We are all very familiar with what you did with Case Keenum and that Houston offense, but now that you’re making the move to the SEC do you anticipate any kinds of changes to combat this defensive speed?
KS: Yeah. You know, I don’t think speed is an issue for us. I think size is. This team has gone on the field and played pretty well against some people from a speed standpoint. I think size and strength may be where it is and we have to continue to recruit to that. That being said, I don’t think we’re in any position right now to win a 6-3 ball game. I don’t think we can do that. We’re going to have to score points. People look at us and think we throw it all over the place, but we’ve also been able to get the ball to our playmakers and that’s the basis of our offense. Whatever it’s going to take to get some points on the board, we’re going to have to be able to do that. Right now, we’re not anywhere near built to win a 6-3 game, but we’ve got enough talent here to be successful and as long as we continue to recruit these types of players, increase our size on our defensive front and continue to get the type of skill players that we’ve got in this class we’ll be alright.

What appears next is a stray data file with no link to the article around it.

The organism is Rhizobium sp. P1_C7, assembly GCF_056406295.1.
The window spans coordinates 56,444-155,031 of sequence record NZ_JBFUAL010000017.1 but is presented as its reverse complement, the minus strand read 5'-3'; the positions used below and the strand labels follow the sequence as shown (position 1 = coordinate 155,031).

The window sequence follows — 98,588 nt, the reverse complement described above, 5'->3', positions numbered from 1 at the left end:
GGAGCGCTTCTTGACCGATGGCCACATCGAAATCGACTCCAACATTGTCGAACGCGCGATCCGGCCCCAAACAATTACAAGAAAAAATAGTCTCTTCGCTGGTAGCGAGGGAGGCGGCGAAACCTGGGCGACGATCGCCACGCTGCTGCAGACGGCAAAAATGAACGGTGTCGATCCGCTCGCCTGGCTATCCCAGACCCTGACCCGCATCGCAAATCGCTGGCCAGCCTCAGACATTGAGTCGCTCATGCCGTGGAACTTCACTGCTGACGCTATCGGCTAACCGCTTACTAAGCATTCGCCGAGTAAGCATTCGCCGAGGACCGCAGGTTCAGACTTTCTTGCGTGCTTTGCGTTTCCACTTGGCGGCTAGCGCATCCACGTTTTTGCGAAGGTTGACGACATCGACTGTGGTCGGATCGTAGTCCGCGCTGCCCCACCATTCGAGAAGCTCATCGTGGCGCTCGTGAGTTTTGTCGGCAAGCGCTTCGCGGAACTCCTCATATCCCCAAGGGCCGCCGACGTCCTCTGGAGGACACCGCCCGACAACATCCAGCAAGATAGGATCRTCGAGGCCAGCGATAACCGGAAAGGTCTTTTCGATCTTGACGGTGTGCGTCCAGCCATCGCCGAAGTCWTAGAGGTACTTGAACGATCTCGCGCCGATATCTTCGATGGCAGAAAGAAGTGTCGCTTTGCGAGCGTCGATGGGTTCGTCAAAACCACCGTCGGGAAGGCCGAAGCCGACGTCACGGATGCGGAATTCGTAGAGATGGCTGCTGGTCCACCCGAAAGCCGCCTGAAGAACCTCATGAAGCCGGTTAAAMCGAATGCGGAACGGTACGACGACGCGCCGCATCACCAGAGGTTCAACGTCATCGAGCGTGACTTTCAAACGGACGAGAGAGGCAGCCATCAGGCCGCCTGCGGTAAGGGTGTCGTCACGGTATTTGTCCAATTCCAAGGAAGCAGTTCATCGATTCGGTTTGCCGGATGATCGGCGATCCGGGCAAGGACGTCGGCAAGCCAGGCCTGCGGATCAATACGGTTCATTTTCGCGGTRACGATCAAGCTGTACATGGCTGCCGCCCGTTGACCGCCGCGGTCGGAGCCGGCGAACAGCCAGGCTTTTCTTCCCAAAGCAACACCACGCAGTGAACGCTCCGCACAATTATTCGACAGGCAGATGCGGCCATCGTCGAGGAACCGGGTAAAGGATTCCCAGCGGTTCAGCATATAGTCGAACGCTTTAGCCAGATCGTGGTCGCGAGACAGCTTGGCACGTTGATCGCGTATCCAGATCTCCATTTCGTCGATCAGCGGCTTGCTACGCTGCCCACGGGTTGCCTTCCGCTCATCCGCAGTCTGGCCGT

Once spring practice comes and you’re able to put your hands on these guys when they're in pads, what do you want to immediately get out of them and what do you want to see?
KS: Our primary focus is changing our physical makeup, our conditioning and also our mental makeup. The bigger and stronger and more in shape you are, the more confident you are. That’s a fact. We have to start with that. Then, as we get into spring football, we want to really institute getting through those 15 practices with the basis of three new schemes -- offensively, defensively and special teams -- and make sure that we have a foundation with all of those new schemes.
We have to come through spring football and establish really where we are on the depth chart. I don’t know if we’ll have a quarterback named at the end of spring football. I’ve never really done that unless we’ve had a guy coming back who’s a starter. I look for that to continue even in two-a-days, unless somebody surfaces as a clear No. 1. The surface of our depth chart needs to be set at just about every position.